In addition to a power source specifically designed for welding aluminum, U-grooved drive rolls and non-metallic inlet guides for the wire feeder help ensure good weld quality. These components provide smooth wire feeding and prevent wire shaving. Welding operators should set the lightest drive roll tension that will still feed the wire.

Use a push-pull gun and a non-metallic Teflon® liner, along with contact tips designed specifically for welding aluminum. If these contact tips are not available, a standard copper contact tip with a bore diameter approximately 10% larger than the wire diameter can work to reduce wire shaving, while still providing the appropriate electrical conductivity to create a stable arc.  

Welding operator MIG welding on round aluminum part on table
Aluminum is relied on for its high strength-to-weight ratio
and corrosion resistance, which makes it an attractive
choice in a variety of industries.


Welding parameters and techniques
MIG welding aluminum settings will vary with the diameter of welding wire being used, as well as the thickness of the aluminum base material. Consult the filler metal spec sheet for recommendations on amperage, voltage and wire feed speed. 

To gain consistent arc characteristics, use argon or an argon/helium mix. Note that the addition of helium provides greater penetration and a wider bead profile when used on thicker sections of aluminum; however, helium more expensive than argon and creates a slightly less stable arc. The needs of the application will determine whether helium’s additional cost is worthwhile compared to changing joint design or making other adjustments. 

There are key aluminum welding techniques that provide the best success. When welding with aluminum solid wire, using a push angle creates a wider weld bead and good tie-in at the toes of the weld. Compared to steel, aluminum’s greater thermal conductivity may require not only higher current or voltage, but also faster travel speeds. Because of this, the term “hot and fast” is often used to refer to aluminum welding.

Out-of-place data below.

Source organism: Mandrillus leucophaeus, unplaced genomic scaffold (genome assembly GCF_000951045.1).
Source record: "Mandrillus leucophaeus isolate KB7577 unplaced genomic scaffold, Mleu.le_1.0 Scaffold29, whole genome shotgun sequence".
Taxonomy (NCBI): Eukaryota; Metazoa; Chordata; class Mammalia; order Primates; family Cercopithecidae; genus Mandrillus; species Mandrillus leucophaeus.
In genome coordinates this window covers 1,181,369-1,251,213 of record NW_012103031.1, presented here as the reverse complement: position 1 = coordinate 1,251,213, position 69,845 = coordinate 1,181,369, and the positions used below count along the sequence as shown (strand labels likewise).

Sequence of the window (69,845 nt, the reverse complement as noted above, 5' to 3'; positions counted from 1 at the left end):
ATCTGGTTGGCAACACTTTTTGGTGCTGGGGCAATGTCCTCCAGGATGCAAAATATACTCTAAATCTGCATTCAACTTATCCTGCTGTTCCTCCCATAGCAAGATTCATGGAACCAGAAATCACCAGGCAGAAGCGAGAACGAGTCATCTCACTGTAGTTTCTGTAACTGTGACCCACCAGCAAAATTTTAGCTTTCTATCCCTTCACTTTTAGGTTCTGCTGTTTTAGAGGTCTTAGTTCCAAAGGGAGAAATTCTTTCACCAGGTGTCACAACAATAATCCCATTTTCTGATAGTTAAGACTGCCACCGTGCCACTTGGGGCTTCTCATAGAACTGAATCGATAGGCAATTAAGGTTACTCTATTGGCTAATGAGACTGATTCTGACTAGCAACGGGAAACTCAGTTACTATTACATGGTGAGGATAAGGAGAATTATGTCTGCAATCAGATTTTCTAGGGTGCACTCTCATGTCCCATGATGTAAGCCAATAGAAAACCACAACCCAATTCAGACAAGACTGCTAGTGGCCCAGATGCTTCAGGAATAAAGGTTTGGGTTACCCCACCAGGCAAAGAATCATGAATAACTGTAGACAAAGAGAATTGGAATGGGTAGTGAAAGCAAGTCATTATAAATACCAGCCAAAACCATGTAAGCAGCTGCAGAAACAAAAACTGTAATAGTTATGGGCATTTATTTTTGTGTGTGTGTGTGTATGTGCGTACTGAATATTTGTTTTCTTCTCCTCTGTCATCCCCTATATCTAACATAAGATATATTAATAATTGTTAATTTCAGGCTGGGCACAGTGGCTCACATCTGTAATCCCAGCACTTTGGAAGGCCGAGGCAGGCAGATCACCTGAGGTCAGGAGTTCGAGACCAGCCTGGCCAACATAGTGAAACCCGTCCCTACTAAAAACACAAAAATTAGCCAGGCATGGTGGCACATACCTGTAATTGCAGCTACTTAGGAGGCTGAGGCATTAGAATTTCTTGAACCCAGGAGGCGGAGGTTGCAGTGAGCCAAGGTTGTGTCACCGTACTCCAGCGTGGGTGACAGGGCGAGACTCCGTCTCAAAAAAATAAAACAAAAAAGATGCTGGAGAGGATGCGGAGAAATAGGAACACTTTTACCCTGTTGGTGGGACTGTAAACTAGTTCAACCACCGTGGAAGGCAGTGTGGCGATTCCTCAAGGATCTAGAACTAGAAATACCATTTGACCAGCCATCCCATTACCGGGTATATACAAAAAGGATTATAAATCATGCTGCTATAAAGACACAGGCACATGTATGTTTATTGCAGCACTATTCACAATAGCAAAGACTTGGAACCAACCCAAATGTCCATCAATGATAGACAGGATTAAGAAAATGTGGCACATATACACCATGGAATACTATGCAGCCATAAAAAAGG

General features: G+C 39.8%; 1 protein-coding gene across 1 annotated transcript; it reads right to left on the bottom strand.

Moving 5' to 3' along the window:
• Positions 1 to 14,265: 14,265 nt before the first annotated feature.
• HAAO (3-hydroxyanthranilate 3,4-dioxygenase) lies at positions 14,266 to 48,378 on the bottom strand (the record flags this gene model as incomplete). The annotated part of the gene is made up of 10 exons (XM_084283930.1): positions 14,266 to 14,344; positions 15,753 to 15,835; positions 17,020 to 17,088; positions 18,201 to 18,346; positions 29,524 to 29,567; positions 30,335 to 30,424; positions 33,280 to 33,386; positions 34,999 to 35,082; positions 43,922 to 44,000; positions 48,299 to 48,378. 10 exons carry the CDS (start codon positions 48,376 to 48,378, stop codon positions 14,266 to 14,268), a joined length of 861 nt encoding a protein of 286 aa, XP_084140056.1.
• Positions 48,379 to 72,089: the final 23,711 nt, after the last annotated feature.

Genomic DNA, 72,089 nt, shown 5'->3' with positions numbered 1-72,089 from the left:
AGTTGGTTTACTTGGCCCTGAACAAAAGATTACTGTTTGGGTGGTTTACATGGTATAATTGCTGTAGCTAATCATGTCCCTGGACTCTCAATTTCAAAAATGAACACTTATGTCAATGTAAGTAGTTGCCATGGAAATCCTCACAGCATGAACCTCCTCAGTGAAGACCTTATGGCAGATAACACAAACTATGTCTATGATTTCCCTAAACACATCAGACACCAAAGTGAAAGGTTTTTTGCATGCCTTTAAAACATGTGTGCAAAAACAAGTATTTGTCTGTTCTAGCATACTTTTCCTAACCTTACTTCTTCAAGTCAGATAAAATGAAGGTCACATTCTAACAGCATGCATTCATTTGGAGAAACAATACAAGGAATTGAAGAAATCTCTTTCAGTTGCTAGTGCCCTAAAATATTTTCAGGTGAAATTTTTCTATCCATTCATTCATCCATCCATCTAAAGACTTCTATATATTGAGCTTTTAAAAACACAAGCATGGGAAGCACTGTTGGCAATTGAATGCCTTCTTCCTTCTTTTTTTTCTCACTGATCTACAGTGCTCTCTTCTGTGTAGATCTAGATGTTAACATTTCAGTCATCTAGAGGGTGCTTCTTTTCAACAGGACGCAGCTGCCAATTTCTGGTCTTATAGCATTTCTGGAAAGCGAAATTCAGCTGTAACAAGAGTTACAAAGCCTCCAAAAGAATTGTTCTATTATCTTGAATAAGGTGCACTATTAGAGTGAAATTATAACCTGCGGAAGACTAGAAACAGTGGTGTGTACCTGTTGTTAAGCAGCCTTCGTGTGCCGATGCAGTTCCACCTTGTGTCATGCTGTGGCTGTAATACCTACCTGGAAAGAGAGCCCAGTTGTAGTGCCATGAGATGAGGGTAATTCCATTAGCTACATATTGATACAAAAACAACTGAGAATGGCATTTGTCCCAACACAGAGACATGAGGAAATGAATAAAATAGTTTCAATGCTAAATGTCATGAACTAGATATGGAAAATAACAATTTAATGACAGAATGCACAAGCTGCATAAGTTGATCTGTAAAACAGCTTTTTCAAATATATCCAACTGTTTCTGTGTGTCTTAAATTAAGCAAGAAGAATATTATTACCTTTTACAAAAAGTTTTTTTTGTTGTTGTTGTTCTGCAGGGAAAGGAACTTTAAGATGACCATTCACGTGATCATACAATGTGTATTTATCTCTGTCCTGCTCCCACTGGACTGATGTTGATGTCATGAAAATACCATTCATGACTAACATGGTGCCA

Filler metal considerations
Filler metal selection for aluminum varies based on the alloy being welded and the desired properties of the finished weld. It’s important to consider how the filler metal will perform in terms of:  

1. Crack sensitivity 
2. Strength
3. Ductility
4. Corrosion resistance
5. Elevated service temperatures
6. Color match after anodizing
7. Post-weld heat treatment (PWHT)
8. Toughness

Filler metal manufacturers often offer selection charts that can help match specific aluminum alloys to the proper filler metal based on the weld’s requirement. That said, welding wires designated as 4043 and 5356 are among the most common options. 4943 filler metals also offer some unique characteristics that make them a desirable substitute for 4043 products. 

4043 aluminum filler metals offer a fluid weld pool (from the addition of 5% silicon), which improves their wetting action or flow into the joint, helps minimize cracking and reduces the need for extra post-weld cleaning. 5356 filler metals contain magnesium, which increases toughness and strength; however, it also creates more smut (black soot) at the toes of the weld that will require post-weld cleaning. 

Using 4943 filler metal instead of a 4043 aluminum product offers benefits such as higher strength with comparable weldability and crack resistance. The addition of magnesium is the source of the higher as-welded strength, which it provides without relying on dilution of the aluminum itself. That means the filler metal does not need to combine with the elements in the base material to gain the desired chemical and mechanical properties, including strength. 

Parting thoughts
Welding operations, when working with aluminum, can benefit from establishing some basic best practices. Cleanliness and proper material preparation, in particular, are among the most important first steps to success. In addition, always remember to follow manufacturers’ recommendations for power source and gun setup and consumables installation to gain the highest weld quality. Follow recommended safety instructions as well.